It has been said that “to ere is human, to forgive divine”. I am sure that when it was first said, it was the one being forgiven that thought it was divine. Nobody likes eating crow, no matter how much humility you marinade it in.
We are human, we make mistakes. We are supposed to make mistakes. If you don’t make mistakes on a regular basis, you are not breathing. Why am I talking about forgiveness? It is one of the most unconditional contracts we should make when embarking on this journey we call ‘life’.
On a daily basis, I see my patients suffering from a nebulous, strange phenomena. They come complaining of aches and pains that do not fit a normal diagnostic criteria. Like it or not, we are our worst enemies and one of the most fatal flaws I see, is the inability to forgive and move forward.
Yes, our diet should contain crow and we should eat it on a regular basis.
My father taught me a good lesson when I was small. When he noticed that as a teenager, I would easily become frustrated at the insensitivities of others towards me he said “come here”. I approached him and he smacked me. I said “what was that for?!” he smacked me again. Remember, my father is a peaceful, even keeled man that has never once spoken a word in anger or haste, you could imagine my surprise. He said “son, someone can do the worst of all things to you and you have a choice how you will react. You choose your response; you can be mad or otherwise. It doesn’t matter if the act against you was warranted, fair or just. You decide how you will react. You choose your feelings. You choose your outcome. People will do horrible things to you from time to time, forgive it and move on”.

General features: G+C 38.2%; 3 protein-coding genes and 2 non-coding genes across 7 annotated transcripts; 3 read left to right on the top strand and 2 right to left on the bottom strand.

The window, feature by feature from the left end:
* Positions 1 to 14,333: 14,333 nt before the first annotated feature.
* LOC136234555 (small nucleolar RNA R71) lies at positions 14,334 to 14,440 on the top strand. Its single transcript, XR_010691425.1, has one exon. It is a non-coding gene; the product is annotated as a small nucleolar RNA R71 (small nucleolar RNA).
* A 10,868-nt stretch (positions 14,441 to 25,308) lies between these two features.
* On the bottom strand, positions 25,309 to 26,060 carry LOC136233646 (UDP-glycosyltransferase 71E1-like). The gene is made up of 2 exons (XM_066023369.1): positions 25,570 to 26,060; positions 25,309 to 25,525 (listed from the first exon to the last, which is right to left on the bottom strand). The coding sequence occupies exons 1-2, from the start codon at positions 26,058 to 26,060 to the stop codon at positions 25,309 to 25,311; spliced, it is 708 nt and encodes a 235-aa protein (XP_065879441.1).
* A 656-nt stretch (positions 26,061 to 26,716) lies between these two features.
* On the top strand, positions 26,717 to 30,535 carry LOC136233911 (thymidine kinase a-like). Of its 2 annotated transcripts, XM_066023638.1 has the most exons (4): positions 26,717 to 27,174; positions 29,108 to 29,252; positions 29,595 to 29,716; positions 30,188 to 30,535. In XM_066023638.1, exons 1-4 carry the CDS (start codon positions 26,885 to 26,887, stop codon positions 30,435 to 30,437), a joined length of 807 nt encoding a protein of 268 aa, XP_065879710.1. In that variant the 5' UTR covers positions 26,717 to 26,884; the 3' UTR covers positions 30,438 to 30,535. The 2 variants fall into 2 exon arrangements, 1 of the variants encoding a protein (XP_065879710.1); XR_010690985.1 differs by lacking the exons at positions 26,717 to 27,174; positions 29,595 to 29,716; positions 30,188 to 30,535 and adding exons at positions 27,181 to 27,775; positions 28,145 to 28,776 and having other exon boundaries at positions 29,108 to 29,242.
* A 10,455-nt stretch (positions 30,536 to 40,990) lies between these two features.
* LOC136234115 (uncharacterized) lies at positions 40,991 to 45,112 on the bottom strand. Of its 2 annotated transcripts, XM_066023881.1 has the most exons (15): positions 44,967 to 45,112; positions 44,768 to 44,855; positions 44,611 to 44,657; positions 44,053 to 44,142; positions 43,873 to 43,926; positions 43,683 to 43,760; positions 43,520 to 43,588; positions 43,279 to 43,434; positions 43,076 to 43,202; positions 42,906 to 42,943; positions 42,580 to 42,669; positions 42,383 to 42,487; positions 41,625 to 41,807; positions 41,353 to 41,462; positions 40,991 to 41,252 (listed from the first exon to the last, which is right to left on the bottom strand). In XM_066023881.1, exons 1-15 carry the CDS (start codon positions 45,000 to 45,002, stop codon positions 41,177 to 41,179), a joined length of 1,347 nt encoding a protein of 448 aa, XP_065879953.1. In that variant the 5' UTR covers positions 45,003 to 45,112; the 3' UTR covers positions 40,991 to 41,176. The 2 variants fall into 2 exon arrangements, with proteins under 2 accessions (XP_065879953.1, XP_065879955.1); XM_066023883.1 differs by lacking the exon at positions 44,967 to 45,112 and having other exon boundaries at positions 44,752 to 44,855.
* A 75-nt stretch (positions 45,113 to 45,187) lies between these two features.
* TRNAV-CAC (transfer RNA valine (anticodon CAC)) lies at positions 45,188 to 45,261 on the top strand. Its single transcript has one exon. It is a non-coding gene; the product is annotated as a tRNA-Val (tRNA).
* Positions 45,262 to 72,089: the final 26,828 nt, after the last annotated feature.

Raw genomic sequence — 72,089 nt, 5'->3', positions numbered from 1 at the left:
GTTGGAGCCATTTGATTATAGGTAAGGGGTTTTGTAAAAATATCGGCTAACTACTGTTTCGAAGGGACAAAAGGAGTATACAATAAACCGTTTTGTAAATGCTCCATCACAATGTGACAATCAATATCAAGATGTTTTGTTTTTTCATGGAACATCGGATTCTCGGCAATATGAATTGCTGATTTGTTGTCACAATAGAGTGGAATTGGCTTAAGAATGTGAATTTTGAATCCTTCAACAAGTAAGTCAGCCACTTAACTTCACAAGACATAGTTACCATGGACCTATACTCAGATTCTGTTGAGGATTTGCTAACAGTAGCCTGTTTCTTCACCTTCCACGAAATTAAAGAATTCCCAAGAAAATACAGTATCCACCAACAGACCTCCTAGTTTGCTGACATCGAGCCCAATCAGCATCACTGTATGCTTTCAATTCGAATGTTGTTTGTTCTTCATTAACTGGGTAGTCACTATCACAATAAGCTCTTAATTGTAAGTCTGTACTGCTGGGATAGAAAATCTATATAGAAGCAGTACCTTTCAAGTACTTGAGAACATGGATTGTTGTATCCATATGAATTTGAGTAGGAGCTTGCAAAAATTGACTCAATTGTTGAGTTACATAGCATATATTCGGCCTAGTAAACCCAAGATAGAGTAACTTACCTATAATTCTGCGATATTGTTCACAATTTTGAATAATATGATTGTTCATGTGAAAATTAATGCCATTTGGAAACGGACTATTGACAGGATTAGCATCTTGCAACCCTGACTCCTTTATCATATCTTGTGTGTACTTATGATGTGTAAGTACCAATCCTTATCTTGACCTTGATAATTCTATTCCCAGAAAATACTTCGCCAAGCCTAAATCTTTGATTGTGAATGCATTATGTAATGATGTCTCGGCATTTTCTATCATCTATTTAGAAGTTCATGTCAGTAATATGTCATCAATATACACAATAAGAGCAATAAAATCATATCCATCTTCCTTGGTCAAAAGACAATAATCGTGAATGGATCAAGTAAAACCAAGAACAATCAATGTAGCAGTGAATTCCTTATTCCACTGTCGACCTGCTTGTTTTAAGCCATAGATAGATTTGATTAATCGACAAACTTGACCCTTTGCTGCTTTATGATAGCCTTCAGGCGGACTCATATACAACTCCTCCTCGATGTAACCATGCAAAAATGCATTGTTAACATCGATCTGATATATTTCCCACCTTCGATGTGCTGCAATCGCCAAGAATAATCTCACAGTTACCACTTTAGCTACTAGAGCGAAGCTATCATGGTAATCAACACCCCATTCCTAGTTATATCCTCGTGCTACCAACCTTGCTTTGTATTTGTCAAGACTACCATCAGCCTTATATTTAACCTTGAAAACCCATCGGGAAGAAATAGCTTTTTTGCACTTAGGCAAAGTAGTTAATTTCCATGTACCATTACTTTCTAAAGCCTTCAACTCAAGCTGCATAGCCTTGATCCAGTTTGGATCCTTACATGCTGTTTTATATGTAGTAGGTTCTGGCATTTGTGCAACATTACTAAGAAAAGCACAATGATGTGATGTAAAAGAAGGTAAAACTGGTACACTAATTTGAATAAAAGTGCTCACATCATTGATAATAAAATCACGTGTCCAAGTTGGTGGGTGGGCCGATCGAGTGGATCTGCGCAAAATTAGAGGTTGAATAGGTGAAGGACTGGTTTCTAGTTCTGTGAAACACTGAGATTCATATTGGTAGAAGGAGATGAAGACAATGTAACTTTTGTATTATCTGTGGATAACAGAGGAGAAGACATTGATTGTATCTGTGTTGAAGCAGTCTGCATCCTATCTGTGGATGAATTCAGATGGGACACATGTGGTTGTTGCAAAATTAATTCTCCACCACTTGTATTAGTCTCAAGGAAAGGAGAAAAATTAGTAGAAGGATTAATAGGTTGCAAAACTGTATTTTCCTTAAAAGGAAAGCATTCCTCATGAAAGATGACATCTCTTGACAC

So with a smile I said “I get it”. And with another smile, I smacked him back. ‘Student has become master’, I thought. People will be unjust. That is the first rule. The second rule is that you choose how you react.
I am reminded of one of my mothers’ favourite quotes. She said “to not forgive someone is to let them live rent-free in your head”.
You choose how you will react. Always.
When one talks of forgiveness, they need to understand that the person we have to forgive first and foremost is ourselves. Sure, it is easier said then done. But it must be done. Spend some time with yourself and ask yourself what it is you need to forgive yourself for and for the love of God, stop beating yourself up. Forgive it. Move on. Once you do this, it is infinitely easier to forgive others for their actions.
This is important because our thoughts have energy and consequences to them. Poor thoughts will suppress your immune system and somewhere in your body that unresolved issue is going to manifest. You will become tired, then sick. Observe your friends who are going through a divorce. How do you think their immune system is holding up?
Forgiveness is one of the most powerful things you can do to help you in your life. Forgive your spouse, forgive your ex-spouse, forgive your friend, and forgive a family member. When you look at it, forgiveness is a very selfish act, for you are serving only yourself.
You don’t have to walk up to someone and place your hand on their head and say in your best Ghandi voice “I forgive you, now go in peace”. Just forgive them in your mind, do so once and don’t look back. You are done with it.
We all have someone to forgive and maybe this will help you; we are all at different levels of our evolution, some of us are primal Neanderthals and some of us are enlightened (the worst of the bunch is the Neanderthal that is sure they are enlightened, you get the point). Take people for what they are; flawed. I am flawed too. There is a great sense of liberation in knowing that we are sometimes wrong.
To forgive someone does not mean that you should be a mat to be walked upon. Rather it means that you will not allow that person to hurt you anymore. It actually takes you you off the floor and wipes away the muck.
Henry David Thoreau said it best; “To thine own self be true.”
Dr. Thiel is an author, lecturer and Doctor of Chiropractic. He currently practices in Kelowna and welcomes your questions and comments.